Ontario Auditor General issues warning over unfunded liability for auto insurance claims fund

“The Fund's actuarial report shows that the unfunded liability was about $99 million as of March 31, 2013, or about $10 million less than at March 31, 2011,” according to Auditor General Bonnie Lysyk's report, released Tuesday.

The MVACF, considered the “payer of last resort,” provides compensation or statutory accident benefits to injured persons who either have no recourse to auto insurance or who are involved in accidents with uninsured or unidentified drivers. The fund also, where legally permissible, recovers funds from the drivers or owners of money paid out on their behalf. It earns a fee of $15 from every driver upon issuance or renewal of their licence.

In her 2013 fall report, the Auditor General noted that the consulting actuary for the Financial Services Commission of Ontario (FSCO) “recently estimated” that MVACF “will have sufficient funds to meet its financial obligations through to the 2020/21 fiscal year.”

In 2011, then-Auditor General Jim McCarter had recommended that FSCO “establish a strategy and timetable for eliminating the Fund's growing unfunded liability over a reasonable time period and seek government approval to implement this plan.”

The purpose of that recommendation, according to the 2011 report, was to ensure MVACF “is sustainable over the long term and able to meet its future financial obligations.”

The 2013 fall report included a follow-up section on some of the recommendations from the 2011 report – including a section on auto insurance.

“Many of the recommendations in our 2011 Annual Report were either substantially or partially implemented, although additional work remains to be done in several areas, where we will continue to monitor progress,” according to this year's fall report.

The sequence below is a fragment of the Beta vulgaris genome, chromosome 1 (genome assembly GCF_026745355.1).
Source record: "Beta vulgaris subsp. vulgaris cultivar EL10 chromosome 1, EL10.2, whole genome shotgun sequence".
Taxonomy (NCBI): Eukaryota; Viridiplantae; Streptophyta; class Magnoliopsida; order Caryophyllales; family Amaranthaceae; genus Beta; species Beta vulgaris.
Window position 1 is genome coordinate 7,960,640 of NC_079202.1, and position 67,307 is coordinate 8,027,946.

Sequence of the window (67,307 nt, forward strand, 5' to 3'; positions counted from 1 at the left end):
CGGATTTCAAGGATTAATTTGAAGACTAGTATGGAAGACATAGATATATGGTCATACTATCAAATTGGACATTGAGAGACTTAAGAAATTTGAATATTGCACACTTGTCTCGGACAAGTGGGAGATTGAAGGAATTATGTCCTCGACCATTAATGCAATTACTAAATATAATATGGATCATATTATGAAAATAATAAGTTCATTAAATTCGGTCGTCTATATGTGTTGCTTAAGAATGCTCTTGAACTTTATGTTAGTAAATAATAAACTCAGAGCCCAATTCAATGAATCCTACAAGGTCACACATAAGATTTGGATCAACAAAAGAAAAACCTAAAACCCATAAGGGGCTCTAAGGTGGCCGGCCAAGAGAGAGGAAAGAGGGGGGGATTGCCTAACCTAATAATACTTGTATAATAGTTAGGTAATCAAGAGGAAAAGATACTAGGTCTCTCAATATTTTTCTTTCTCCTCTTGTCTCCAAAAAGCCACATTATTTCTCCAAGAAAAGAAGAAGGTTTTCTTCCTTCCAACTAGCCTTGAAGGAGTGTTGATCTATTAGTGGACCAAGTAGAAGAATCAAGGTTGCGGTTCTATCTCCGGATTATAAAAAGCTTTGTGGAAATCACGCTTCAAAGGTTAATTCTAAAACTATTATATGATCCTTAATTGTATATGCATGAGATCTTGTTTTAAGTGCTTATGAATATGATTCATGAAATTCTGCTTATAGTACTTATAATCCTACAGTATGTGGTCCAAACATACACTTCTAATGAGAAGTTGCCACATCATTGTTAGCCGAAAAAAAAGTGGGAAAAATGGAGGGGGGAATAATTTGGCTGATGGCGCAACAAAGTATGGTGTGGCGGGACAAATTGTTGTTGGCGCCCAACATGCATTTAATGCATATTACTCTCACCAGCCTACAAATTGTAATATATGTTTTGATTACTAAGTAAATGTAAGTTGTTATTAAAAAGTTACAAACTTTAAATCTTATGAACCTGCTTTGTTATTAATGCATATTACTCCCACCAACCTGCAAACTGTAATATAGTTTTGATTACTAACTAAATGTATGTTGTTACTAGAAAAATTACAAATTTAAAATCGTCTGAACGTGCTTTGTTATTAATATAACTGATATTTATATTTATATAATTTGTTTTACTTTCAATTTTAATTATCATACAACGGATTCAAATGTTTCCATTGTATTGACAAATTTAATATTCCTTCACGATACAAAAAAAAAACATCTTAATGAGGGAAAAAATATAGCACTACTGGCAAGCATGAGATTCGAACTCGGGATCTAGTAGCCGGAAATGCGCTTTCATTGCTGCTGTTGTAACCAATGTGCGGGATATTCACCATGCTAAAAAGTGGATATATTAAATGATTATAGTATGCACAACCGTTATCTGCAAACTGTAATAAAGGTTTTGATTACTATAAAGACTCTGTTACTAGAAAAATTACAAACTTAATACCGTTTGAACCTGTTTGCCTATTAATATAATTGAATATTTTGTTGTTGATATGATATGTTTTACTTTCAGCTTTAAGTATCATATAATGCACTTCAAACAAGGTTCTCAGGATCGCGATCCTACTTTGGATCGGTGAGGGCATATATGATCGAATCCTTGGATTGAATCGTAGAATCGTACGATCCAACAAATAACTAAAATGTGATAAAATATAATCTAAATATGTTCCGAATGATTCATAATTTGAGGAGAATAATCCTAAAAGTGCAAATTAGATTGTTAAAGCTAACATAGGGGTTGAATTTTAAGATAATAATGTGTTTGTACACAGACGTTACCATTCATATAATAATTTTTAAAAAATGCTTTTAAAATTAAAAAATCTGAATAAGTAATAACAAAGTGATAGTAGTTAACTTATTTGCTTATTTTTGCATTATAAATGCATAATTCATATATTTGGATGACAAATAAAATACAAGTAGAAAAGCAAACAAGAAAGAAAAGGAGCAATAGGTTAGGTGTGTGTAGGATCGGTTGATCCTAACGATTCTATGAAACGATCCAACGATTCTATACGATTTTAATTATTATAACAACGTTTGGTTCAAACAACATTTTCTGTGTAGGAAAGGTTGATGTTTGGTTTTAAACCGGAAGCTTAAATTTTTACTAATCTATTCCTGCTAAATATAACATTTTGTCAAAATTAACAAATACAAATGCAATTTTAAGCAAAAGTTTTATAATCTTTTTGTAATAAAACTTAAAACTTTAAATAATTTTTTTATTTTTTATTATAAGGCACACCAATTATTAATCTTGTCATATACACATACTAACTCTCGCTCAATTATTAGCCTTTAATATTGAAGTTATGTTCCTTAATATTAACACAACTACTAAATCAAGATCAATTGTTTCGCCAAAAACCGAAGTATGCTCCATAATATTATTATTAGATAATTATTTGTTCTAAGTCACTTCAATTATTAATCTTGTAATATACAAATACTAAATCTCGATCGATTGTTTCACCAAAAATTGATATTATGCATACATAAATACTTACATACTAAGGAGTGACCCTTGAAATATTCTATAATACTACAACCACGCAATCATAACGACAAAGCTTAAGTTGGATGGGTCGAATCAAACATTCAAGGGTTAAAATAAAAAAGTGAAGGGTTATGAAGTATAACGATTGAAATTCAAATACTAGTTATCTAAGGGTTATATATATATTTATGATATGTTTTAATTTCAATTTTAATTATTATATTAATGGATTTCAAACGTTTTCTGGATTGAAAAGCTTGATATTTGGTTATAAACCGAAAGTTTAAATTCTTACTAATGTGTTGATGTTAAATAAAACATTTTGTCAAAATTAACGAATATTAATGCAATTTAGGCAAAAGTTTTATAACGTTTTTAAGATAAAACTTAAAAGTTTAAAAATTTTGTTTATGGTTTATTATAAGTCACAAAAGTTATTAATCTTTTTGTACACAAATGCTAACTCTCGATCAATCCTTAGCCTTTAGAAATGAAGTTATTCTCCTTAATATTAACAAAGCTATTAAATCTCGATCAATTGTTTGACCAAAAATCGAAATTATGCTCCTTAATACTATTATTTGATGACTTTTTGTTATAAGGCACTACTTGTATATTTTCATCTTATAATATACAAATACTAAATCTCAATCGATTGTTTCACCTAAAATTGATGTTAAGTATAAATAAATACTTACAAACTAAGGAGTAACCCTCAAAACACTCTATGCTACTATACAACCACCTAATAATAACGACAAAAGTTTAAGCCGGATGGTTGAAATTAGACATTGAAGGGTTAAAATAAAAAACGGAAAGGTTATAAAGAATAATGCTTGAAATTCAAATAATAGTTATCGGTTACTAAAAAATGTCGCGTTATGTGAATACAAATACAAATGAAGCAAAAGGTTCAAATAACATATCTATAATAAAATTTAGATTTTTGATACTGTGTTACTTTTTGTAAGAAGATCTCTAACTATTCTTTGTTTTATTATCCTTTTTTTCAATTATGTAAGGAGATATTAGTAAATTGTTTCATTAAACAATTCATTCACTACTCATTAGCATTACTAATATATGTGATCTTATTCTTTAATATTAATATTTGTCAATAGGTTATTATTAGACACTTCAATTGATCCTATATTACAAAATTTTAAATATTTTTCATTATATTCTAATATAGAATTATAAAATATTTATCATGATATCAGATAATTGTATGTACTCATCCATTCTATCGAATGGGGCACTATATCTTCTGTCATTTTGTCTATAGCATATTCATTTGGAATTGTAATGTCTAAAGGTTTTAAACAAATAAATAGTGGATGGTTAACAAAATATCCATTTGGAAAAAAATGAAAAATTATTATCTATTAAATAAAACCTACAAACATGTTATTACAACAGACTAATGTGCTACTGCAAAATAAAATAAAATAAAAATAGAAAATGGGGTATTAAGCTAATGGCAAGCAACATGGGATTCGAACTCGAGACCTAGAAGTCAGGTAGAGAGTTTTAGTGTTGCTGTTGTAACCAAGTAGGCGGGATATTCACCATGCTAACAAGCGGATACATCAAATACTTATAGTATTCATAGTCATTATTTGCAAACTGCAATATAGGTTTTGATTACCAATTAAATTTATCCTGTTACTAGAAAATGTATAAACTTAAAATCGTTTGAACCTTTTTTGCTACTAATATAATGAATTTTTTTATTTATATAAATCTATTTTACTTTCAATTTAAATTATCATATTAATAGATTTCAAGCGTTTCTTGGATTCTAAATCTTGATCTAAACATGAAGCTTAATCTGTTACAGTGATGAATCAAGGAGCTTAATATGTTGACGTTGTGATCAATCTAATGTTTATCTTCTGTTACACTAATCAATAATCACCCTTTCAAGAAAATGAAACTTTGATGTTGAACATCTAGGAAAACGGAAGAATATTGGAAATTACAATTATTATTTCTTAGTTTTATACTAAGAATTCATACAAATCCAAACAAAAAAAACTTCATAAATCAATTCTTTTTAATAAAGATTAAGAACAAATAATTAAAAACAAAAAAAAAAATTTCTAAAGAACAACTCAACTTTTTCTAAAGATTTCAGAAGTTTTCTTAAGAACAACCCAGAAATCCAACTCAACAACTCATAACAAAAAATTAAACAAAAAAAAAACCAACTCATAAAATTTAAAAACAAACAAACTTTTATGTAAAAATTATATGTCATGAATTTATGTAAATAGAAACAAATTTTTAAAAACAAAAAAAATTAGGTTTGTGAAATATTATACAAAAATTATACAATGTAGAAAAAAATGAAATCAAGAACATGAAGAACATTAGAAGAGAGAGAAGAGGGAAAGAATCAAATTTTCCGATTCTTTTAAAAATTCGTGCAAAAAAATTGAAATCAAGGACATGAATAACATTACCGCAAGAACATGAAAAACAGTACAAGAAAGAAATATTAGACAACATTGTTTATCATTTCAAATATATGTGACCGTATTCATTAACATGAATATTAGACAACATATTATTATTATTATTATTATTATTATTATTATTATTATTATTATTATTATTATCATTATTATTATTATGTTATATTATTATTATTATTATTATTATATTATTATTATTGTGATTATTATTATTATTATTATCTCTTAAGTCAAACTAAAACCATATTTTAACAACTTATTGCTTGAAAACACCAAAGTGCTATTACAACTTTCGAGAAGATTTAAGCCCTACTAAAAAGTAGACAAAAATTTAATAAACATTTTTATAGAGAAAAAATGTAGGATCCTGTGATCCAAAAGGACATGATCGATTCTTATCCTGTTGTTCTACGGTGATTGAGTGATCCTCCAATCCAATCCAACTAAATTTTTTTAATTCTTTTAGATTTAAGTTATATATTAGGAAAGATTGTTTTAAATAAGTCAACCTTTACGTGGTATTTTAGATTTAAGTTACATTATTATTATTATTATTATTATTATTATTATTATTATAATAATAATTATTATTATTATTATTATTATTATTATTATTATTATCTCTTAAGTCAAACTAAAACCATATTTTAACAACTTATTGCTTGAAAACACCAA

For example, FSCO advised the Office of the Auditor General that “no changes had been made to address the unfunded liability” of MVACF since 2011.

“FSCO continues to formally monitor the status of the Fund, and ongoing Ontario automobile insurance reforms have had a positive impact on the Fund's unfunded liability,” the Auditor General noted. “The updated cash-flow analysis was completed in fall 2013, following a recent legal decision that will affect the collectability of accounts receivable owed by bankrupt debtors.”

That was an apparent reference to an April 12 ruling by the Ontario Superior Court of Justice, against the Minister of Finance, in a case where FSCO had tried to collect money from – and threatened to suspend the licence of – an uninsured driver who had gone through the federal bankruptcy process.

Sandra Clarke had been driving uninsured in 1989 when she got into an accident that injured her passenger, who got paid from MVACF. Clarke had started making payments to MVACF but had also made a consumer proposal under the federal Bankruptcy and Insolvency Act. She had listed MVACF has a creditor but MVACF had not filed a proof of claim.

“The federal BIA takes precedence over the provincial legislation,” Mr. Justice Robert Goldstein wrote in his April 12 decision, adding the Ontario Motor Vehicle Claims Act is in conflict with the federal bankruptcy law “and is inoperative to the extent of the inconsistency.” The federal Superintendent of Bankruptcy had intervener status in Clarke's case and argued there is a conflict between provincial law and the federal bankruptcy law, which stipulates that claims against people making consumer proposals are released upon discharge.

In her fall 2013 report, the Auditor General noted MVACF “had $109 million less in assets as of March 31, 2011, than it needed to satisfy the estimated lifetime costs of all claims currently in the system,” and that this shortfall “was expected to triple” by the 2021/22 fiscal year.

“FSCO noted that any changes to funding would require amendments to regulations and to the existing Motor Vehicle Accident Claims Fund fee on issue or renewal of an Ontario driver's licence, which are the responsibilities of the Ministry of Finance and the Ministry of Transportation.”